New Orleans Saints head coach Sean Payton runs toward side judge Gary Cavaletto (60) past head linesman Patrick Turner (13) after New Orleans Saints wide receiver Tommylee Lewis (11) failed to make a catch against Los Angeles Rams defensive back Nickell Robey-Coleman (23) during the second half the NFL football NFC championship game, in New Orleans Jan. 20, 2019. The Rams won 26-23.

A federal judge in New Orleans on Thursday tossed out a lawsuit filed by a pair of Saints ticket-holders over the infamous “no call” that cost the Saints a trip to the Super Bowl, ending a long-shot gambit by embittered fans to resurrect the team's championship hopes.

U.S. District Judge Susie Morgan rejected the ticket-holders' pursuit of a court order to force NFL Commissioner Roger Goodell to investigate the blown call in the NFC title game and then make a decision on whether to rewind the game clock.

The plaintiffs in the case, Tommy Badeaux and Candis Lambert, claimed that, under an arcane NFL rule, Goodell was obligated to take action on the refereeing snafu that unfolded to the horror of Saints fans in the waning minutes of the Jan. 20 title game. Goodell and NFL lawyers have said the rule they cited doesn't apply to the scenario. 

Morgan wasn't buying the plaintiffs' claim, regardless. In her 17-page ruling, she found that Saints ticket-holders and fans have no right to compel the NFL or Goodell to do anything.

Her denial was the result that most legal analysts had expected from a lawsuit that included "Who Dat Nation" as an aggrieved party and featured a large picture of the crucial play as an exhibit.

The suit sought a "writ of mandamus," a legal measure normally reserved for agencies or corporations that fail to perform duties required of them by law.  

It was filed two days after referees on the field failed to call a penalty on Los Angeles Rams cornerback Nickell Robey-Coleman, who blatantly mauled Saints wide receiver Tommylee Lewis well before a Drew Brees pass whizzed past them.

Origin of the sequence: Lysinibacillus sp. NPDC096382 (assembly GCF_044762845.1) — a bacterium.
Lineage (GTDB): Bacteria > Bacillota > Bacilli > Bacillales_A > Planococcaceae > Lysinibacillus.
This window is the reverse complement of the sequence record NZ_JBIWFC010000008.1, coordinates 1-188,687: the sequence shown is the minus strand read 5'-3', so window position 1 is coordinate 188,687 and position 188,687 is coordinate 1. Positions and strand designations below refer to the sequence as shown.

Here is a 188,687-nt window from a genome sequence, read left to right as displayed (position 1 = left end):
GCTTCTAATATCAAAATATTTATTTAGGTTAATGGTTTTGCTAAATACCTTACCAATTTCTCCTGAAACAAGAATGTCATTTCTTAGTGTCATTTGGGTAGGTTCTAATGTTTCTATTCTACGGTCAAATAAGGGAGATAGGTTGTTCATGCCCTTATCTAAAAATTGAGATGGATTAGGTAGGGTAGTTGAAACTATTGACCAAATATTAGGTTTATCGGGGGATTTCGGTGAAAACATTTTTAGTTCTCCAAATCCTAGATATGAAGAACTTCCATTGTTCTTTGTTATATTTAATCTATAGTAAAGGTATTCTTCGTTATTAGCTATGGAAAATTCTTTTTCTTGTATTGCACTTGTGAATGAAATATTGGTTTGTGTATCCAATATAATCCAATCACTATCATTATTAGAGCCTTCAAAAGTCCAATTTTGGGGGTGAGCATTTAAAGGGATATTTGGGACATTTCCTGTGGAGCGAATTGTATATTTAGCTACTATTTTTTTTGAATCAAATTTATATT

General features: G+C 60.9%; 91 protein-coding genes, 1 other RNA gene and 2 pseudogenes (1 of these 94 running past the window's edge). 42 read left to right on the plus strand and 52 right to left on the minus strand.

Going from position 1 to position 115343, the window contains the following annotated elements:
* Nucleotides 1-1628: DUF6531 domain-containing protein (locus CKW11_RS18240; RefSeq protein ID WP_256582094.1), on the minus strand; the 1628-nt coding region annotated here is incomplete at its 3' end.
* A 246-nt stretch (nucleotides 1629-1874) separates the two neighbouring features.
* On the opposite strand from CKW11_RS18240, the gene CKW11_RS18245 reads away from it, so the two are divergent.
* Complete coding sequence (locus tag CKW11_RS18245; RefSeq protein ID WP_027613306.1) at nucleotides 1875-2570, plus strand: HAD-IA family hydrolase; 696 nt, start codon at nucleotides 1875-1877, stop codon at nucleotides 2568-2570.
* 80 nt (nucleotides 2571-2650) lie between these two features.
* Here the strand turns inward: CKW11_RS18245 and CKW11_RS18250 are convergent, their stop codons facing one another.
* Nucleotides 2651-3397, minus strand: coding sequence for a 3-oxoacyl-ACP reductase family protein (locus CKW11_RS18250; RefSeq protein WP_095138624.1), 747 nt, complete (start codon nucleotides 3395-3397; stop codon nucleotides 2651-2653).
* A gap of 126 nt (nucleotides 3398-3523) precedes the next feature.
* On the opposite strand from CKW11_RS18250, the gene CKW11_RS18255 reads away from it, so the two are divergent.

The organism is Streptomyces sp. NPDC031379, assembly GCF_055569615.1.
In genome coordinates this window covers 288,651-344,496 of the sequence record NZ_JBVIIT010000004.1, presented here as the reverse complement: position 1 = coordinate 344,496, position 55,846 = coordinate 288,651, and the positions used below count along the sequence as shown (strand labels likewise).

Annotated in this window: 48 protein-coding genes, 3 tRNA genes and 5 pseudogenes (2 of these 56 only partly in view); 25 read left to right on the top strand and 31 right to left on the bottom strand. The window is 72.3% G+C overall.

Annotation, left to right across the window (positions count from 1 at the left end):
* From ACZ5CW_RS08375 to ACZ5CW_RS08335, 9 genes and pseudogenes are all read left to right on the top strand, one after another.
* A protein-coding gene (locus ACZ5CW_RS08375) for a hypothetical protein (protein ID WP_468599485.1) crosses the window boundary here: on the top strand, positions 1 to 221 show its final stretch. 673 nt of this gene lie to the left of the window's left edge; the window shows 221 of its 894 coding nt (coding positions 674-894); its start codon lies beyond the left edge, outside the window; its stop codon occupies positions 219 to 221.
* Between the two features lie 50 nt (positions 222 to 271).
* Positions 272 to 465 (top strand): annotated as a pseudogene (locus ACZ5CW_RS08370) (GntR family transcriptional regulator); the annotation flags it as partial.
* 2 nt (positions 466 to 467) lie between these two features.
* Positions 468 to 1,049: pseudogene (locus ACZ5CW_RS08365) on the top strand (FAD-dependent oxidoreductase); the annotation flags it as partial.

Had the refs called pass interference, or a helmet-to-helmet hit on the same play — for which the NFL later levied a stiff fine on Robey-Coleman, in a tacit admission of the blown call — the Saints could have wound down the clock to kick a game-winning field goal. Instead, the Rams came out 26-23 winners in overtime, sending stunned Saints fans shuffling out of the Mercedez-Benz Superdome in eerie silence. 

Morgan, a Barack Obama nominee to the court who took the bench in 2012, first ruled Thursday that the lawsuit, filed last week in Orleans Parish Civil District Court, qualified as a class action, and that the “amount in controversy” exceeded $5 million. That meant the NFL had cleared the legal threshold to “remove” the case to federal court, placing jurisdiction squarely with Morgan.

But Morgan then discarded the lawsuit itself while chiding the plaintiffs' attorneys for shifting positions on just what they wanted out of the NFL and Goodell.

"It is clear the plaintiffs seek a writ directed to defendant Goodell," Morgan wrote. "It is unclear what action plaintiffs seek to compel him to do."

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Lawyers for the Saints fans ultimately claimed they wanted no money, only for Goodell to “do the right thing" and order at least the last few minutes of the title game replayed. They acknowledged, though, that they had no right to force Goodell to make any specific decision.

They claimed Goodell had shirked his responsibility to investigate an on-field "calamity" that unfairly turned the outcome of a game, and to exercise what they described as his power to rewind the action.

Goodell, though, claimed in a news conference Wednesday that he had no such authority, saying he never even considered intervening after the blatant no-call.

Goodell said the NFL rule in question, Rule 17, specifically bars him from interceding in on-field judgment calls. He also described NFL coaches and teams as being “very resistant” to allowing league officials to order up penalty flags remotely, in part for fear that it would open the barn door to endless second-guessing.

“That’s part of this issue of not wanting a replay official or an official back in New York throwing a flag on a no-call,” Goodell said. “If that happens, you could have multiple fouls on a play that people are looking at.”

'The NFL gets it,' lawyer says as Saints lawsuit has day in New Orleans court

Since the botched play, the lawsuits and resounding bitterness of Saints fans has been met with scorn on social media by fans of other NFL teams — most notably the Rams — who have pointed to various sports injustices that have been left to stand. Their message: Get over it.

New Orleans attorney Frank D’Amico, who brought the lawsuit on behalf of the two plaintiffs as well as “Who Dat Nation,” did not immediately return a call seeking comment on the decision.

A second lawsuit against the NFL over the blown call, also filed in Orleans Parish Civil District Court, remains pending.

Follow John Simerman on Twitter, @johnsimerman.